116 3rd St SE
Cedar Rapids, Iowa 52401
DES MOINES - Iowa is on the verge of becoming the first state to criminalize recording farm sights and sounds without prior permission from the farmer or business owner.
It's become a hot-button issue in the waning days of the legislative session, one that pits environmental and animal rights activists against farmers and agribusiness interests.
On one side are the activists who surreptitiously record how animals are kept or slaughtered on farms. On the other side are the farm owners who don't want them to do that.
The activists say their actions are protected under the First Amendment. The farmers say it's an invasion of privacy made intentionally to damage the industry.
“They want to hurt an important part of our economy,” said Sen. Tom Rielly, D-Oskaloosa. “These people don't want us to have eggs; they don't want people to eat meat.”
Rielly is working on an amendment to the legislation that has already passed the House with bipartisan support. He said it will likely get a hearing in the Senate still this session.
If it passes there and the House agrees to amended Senate version, it goes on to the governor for his signature.
Spokesman Tim Albrecht said Gov. Terry Branstad will wait until he sees the final version of the bill before he lends it support. Still, he said, Branstad “believes undercover filming is a problem that should be addressed, yes.”
But how lawmakers address the issue will likely end up in court, unless they decide that the best way to address the issue is to drop it all together.
Bigger than Iowa
Similar legislation has previously moved in the Colorado, Texas and Missouri statehouses, but it has never become law.
This year, lawmakers in Florida, Minnesota and Iowa have proposed bills, but only Iowa's and Minnesota's versions are still alive.
And each time legislation moves, animal rights groups move in. In Iowa's case, Chicago-based Mercy for Animals came first, then came the better-known People for the Ethical Treatment of Animals.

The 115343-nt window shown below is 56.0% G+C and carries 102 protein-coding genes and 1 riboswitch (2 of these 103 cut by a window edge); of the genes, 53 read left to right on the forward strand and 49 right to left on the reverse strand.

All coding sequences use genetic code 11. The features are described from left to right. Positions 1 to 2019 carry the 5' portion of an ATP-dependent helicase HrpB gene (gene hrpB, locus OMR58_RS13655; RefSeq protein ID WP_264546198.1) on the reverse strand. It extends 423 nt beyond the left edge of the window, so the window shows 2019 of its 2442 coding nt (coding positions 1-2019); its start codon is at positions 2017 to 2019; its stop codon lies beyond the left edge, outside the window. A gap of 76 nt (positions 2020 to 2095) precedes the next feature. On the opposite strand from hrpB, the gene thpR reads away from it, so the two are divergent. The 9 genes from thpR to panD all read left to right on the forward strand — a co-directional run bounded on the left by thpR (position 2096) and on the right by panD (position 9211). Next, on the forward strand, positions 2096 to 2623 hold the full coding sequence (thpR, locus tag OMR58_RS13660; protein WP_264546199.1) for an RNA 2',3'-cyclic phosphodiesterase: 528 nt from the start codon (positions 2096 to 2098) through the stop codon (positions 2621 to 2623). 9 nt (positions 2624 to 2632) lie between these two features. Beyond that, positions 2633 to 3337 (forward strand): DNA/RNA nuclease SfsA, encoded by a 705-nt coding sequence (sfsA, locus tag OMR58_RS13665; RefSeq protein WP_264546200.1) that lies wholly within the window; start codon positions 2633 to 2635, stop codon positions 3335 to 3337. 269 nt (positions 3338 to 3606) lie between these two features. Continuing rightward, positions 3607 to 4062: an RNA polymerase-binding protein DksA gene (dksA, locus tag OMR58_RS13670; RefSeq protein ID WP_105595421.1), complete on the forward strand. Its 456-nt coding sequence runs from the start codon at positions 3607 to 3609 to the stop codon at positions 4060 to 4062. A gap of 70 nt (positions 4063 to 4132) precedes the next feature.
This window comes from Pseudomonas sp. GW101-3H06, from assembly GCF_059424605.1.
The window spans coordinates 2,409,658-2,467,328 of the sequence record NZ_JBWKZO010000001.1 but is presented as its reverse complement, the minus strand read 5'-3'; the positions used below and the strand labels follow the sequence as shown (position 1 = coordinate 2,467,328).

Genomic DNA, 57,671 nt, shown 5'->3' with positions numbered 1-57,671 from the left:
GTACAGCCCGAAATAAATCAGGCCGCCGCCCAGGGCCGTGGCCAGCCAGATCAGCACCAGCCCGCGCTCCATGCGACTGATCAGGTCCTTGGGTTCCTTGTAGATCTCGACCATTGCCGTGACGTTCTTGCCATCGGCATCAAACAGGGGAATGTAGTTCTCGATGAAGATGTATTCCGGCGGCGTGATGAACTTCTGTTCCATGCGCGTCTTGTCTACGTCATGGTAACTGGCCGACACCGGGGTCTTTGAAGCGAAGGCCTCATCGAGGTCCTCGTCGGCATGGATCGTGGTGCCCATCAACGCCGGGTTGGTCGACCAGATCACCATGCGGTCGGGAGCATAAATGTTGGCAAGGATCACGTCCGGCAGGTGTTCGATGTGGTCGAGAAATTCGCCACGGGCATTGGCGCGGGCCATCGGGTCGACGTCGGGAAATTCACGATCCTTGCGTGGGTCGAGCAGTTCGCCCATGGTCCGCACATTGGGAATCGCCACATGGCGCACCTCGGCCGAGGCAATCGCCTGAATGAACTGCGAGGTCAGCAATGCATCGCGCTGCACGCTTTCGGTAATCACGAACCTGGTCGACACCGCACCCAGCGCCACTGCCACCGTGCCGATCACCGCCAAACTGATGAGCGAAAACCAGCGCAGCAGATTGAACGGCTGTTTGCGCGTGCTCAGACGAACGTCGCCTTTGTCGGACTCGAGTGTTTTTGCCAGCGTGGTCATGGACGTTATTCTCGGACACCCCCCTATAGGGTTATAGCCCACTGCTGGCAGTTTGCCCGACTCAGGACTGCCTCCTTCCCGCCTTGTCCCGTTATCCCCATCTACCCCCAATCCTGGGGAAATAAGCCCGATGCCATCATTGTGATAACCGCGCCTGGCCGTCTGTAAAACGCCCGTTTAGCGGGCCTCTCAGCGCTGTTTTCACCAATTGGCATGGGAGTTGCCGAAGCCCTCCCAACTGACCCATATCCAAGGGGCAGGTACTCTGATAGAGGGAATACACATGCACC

Both groups held news conferences where they screened graphic videos taken by undercover group members at factory farms. Both groups urged lawmakers not to support the efforts that would curtail their ability to make such videos. Both also said legal action was an option.
Dan Mathews, senior vice president for PETA, was in Minnesota on Tuesday. He said he had a meeting with Sen. Doug Magnus, the sponsor of the legislation there, who indicated the bill would not go through this session. A call to Magnus's office was not returned.
“With lawmakers in other ag states wanting these bills to die, the ongoing debate in Iowa makes it appear like the farmers there have more to hide,” Mathews said. “That doesn't seem like a sensible promotion of Iowa agriculture.”
Mathews then helped set up an email from Republican strategist Mary Matalin that went to House Republican leadership on Thursday.
“Greetings. I'm sorry to hear that House File 589, which would criminalize filming on farms, is still getting pushed along in Iowa,” Matalin's letter begins. After a few more sentences, she concludes: “If House File 589 succeeds, it may well single Iowa out as the state with something to hide, which I know can't be the case.”
Reilly said it's not about hiding anything.
“What we're aiming at is stopping these groups that go out and gin up campaigns that they use to raise money by trying to give the agriculture industry a bad name,” he said.
Ronald Birkenholz, spokesman for the Iowa Pork Producers Association, said his organization supports the legislation because it helps protect producers from unscrupulous attacks. Heather Lilienthal, spokeswoman for the Iowa Farm Bureau, said her organization's support is based on the belief that it will help farmers, “but we won't have anything new to add until we see the final version of the bill.”
It's the language in the final bill that is turning out to be tricky.
Rebecca Zietlow, a visiting professor of constitutional law at the University of Iowa, said the main problem with what lawmakers are considering has to do with prior restraint.
That is, it infringes on free speech because it attempts to prevent that speech from happening even before it exists.
“The courts have generally said we should let the speech come out and then let the chips fall where they may,” she said.
For example, nothing would prevent the farmer from going after the activist for libel if it turns out the activist had doctored or staged a recording. But to stop the activist from being able to report what is going on behind closed doors probably wouldn't fly.
Mark Kende, director of the Drake University Constitutional Law Center, agreed. He said businesses have several legal avenues to minimize the chance that someone would turn on a video camera in their facilities, such as having them sign a clause upon their hire that they won't.
But, he said, there have been few instances where the courts have opted to keep someone quiet. National security, such as giving out troop movements, is one. Endangering the lives of people is another. But beyond those, the examples are few and far between.
“I don't think there's ever been a case specifically like this,” Kende said. “There are a series of First Amendment cases that say you can't prohibit a category of speech, except the rarest of circumstances.”